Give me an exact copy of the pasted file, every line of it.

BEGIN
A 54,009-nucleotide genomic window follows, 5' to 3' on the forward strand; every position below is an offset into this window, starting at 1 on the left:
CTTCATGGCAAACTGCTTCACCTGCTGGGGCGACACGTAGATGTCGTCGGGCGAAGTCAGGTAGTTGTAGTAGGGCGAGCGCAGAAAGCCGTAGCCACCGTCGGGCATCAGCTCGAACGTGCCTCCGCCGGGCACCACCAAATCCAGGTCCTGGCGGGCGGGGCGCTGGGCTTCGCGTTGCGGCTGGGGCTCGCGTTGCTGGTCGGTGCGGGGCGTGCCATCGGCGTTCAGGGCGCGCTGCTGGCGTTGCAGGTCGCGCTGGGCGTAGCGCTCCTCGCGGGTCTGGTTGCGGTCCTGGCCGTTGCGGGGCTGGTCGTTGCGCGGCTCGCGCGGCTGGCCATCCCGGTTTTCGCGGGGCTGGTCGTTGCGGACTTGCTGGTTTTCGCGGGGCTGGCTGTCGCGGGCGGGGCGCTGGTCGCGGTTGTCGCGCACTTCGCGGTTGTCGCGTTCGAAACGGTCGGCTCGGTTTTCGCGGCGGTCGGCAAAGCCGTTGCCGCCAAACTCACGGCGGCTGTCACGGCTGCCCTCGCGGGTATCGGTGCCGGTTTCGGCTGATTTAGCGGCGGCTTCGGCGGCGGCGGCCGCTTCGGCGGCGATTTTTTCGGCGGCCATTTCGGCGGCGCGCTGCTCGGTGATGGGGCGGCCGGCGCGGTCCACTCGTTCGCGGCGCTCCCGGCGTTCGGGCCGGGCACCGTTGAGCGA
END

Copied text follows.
A 54,009-nucleotide genomic window follows, 5' to 3' on the forward strand; every position below is an offset into this window, starting at 1 on the left:
CTTCATGGCAAACTGCTTCACCTGCTGGGGCGACACGTAGATGTCGTCGGGCGAAGTCAGGTAGTTGTAGTAGGGCGAGCGCAGAAAGCCGTAGCCACCGTCGGGCATCAGCTCGAACGTGCCTCCGCCGGGCACCACCAAATCCAGGTCCTGGCGGGCGGGGCGCTGGGCTTCGCGTTGCGGCTGGGGCTCGCGTTGCTGGTCGGTGCGGGGCGTGCCATCGGCGTTCAGGGCGCGCTGCTGGCGTTGCAGGTCGCGCTGGGCGTAGCGCTCCTCGCGGGTCTGGTTGCGGTCCTGGCCGTTGCGGGGCTGGTCGTTGCGCGGCTCGCGCGGCTGGCCATCCCGGTTTTCGCGGGGCTGGTCGTTGCGGACTTGCTGGTTTTCGCGGGGCTGGCTGTCGCGGGCGGGGCGCTGGTCGCGGTTGTCGCGCACTTCGCGGTTGTCGCGTTCGAAACGGTCGGCTCGGTTTTCGCGGCGGTCGGCAAAGCCGTTGCCGCCAAACTCACGGCGGCTGTCACGGCTGCCCTCGCGGGTATCGGTGCCGGTTTCGGCTGATTTAGCGGCGGCTTCGGCGGCGGCGGCCGCTTCGGCGGCGATTTTTTCGGCGGCCATTTCGGCGGCGCGCTGCTCGGTGATGGGGCGGCCGGCGCGGTCCACTCGTTCGCGGCGCTCCCGGCGTTCGGGCCGGGCACCGTTGAGCGA